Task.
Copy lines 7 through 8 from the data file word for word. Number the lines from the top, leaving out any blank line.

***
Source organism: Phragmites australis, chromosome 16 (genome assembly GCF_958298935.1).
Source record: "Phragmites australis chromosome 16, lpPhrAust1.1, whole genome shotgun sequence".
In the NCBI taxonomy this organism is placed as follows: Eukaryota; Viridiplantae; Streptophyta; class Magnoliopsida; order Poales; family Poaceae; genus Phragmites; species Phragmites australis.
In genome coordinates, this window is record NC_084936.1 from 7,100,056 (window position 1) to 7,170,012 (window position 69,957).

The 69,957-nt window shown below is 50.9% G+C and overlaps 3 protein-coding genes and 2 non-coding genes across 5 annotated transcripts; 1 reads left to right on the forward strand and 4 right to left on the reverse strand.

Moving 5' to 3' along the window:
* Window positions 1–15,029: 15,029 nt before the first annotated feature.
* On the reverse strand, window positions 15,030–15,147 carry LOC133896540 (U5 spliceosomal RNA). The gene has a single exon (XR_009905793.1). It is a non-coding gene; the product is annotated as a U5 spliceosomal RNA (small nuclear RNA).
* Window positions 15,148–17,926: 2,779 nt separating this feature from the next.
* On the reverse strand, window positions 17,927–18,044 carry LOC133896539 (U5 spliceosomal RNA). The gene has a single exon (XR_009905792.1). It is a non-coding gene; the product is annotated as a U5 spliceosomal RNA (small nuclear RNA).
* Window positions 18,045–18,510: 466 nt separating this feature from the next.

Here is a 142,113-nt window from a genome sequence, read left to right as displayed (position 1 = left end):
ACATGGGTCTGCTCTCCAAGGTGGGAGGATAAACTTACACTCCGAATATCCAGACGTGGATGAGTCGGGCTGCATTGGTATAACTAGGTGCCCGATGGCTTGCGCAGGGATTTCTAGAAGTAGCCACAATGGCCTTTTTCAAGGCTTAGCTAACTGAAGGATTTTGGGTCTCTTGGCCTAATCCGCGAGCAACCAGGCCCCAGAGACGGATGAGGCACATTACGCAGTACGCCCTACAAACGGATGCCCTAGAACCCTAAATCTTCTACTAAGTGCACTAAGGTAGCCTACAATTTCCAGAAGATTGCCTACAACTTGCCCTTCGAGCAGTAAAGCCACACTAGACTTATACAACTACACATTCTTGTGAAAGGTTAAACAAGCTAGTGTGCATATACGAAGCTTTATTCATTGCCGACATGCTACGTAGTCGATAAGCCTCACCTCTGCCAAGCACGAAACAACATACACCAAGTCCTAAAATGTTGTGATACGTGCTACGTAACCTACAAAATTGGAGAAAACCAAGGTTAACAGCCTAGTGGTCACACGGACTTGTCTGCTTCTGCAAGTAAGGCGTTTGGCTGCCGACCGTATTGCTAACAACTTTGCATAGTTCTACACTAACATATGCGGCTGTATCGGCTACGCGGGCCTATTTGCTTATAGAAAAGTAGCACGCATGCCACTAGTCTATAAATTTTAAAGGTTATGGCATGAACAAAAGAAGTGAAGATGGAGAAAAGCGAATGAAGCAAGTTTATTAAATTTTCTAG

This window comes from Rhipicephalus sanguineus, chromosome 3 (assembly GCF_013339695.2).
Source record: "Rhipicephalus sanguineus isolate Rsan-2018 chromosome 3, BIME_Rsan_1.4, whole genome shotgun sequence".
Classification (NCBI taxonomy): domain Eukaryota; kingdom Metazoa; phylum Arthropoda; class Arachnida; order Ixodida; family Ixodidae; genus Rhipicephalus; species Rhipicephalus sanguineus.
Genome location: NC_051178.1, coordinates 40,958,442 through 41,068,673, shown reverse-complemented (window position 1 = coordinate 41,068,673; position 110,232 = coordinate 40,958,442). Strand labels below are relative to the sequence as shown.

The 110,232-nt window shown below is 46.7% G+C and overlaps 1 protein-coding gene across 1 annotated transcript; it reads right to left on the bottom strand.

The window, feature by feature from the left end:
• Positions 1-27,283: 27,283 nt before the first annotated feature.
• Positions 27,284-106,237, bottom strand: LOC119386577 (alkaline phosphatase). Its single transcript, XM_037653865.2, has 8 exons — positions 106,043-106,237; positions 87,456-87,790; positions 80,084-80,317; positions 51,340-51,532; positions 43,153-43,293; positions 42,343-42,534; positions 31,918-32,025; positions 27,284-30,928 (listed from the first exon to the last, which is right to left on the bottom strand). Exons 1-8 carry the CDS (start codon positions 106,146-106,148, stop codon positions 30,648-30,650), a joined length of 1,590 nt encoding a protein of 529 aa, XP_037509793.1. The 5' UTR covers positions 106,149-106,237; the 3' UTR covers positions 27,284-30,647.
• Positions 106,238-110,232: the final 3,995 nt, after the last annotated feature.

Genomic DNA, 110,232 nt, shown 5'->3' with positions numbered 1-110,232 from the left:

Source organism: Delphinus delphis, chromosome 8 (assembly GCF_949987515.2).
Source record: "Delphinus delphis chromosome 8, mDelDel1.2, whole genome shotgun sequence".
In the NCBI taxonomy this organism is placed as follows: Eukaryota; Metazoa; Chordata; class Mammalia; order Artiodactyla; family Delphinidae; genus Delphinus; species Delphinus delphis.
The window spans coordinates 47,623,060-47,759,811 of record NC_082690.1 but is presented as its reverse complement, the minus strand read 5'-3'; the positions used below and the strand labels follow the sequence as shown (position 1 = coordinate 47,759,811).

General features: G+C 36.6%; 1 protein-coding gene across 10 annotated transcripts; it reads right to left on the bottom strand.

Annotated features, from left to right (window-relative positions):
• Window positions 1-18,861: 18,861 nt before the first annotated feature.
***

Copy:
* Window positions 1–15,029: 15,029 nt before the first annotated feature.
* On the reverse strand, window positions 15,030–15,147 carry LOC133896540 (U5 spliceosomal RNA). The gene has a single exon (XR_009905793.1). It is a non-coding gene; the product is annotated as a U5 spliceosomal RNA (small nuclear RNA).